Burrows et al. (2013)) and Yun and Penner (2013) mentioned the urgent need to conduct field studies in marine environments as well as laboratory studies, using marine aerosol particles to reduce uncertainties in global climate predictions. Most notably, there is a limited number of experimental studies focusing on INPs from airborne particles and SML waters in tropical latitudes. Therefore, the currently available parametrizations to model marine INPs may underestimate the role that marine tropical oceans play in the global distribution of INPs.

With the aim to contribute to the understanding of the ice nucleating properties of the marine aerosol in tropical latitudes, a device to quantify the ice nucleating abilities from different types of aerosol samples has been constructed by the Micro and Mesoscale Interactions Group at the Instituto de Ciencias de la Atmósfera y Cambio Climático of the Universidad Nacional Autónoma de México (UNAM). Samples collected from the SML and BSW in the Gulf of Mexico (GoM) and Saanich Inlet (Vancouver Island, Canada), were analyzed using the new device.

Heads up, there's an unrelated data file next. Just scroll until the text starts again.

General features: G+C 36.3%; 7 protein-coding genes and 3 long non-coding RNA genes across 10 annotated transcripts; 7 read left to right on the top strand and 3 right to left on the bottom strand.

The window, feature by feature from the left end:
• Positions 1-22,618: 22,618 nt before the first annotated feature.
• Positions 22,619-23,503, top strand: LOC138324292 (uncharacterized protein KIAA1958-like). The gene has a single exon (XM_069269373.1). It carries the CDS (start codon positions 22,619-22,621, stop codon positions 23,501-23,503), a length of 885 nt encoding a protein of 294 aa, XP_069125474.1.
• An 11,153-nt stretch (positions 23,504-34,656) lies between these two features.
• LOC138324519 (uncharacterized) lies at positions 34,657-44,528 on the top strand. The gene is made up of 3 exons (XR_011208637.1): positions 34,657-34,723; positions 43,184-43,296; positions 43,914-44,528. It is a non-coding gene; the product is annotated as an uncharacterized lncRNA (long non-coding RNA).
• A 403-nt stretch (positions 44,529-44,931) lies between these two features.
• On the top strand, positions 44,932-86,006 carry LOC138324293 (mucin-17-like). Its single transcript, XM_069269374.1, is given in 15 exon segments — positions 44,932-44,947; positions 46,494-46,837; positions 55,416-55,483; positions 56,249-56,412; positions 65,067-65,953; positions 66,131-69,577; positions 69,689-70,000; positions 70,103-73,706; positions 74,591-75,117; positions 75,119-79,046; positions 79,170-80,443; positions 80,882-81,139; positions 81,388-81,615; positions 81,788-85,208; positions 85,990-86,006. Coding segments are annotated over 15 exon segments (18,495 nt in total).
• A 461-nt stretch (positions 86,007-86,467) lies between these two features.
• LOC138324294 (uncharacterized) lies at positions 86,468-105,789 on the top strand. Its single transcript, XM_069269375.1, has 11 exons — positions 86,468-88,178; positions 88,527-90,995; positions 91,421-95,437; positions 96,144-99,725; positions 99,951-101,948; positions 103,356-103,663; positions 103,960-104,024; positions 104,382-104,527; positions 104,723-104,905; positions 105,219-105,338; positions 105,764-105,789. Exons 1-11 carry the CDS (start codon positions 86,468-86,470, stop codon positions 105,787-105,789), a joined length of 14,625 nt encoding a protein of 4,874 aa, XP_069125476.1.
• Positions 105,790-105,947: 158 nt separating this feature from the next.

2. Methods

2.1 Sampling locations

Two different sampling locations were chosen for this study: (i) Saanich Inlet, off Vancouver Island (VI), Canada; and (ii) the southern GoM. Sampling at VI took place in Patricia Bay (48º 39’ N, 123º 28’ W) as shown in Figure 1a. SML samples (ca. 25 mL) were collected on two different days (March 21 and 22, 2018) and at three different stations using a glass plate (section 2.2). The sampling locations (A, B, and C in Fig. 1a) were approximately 1 km apart, with location A about 1 km from the dock at the Institute of Ocean Sciences. The samples were collected in triplicate and kept frozen (ca. -4 ºC) while transported from Canada to Mexico.

Fig. 1 Sampling sites: (a) at Saanich Inlet, Vancouver Island (VI), and (b) Dzilam de Bravo, Gulf of Mexico (GoM) (Google Earth, 2019). At both locations, individual stations were separated by approximately 1 km.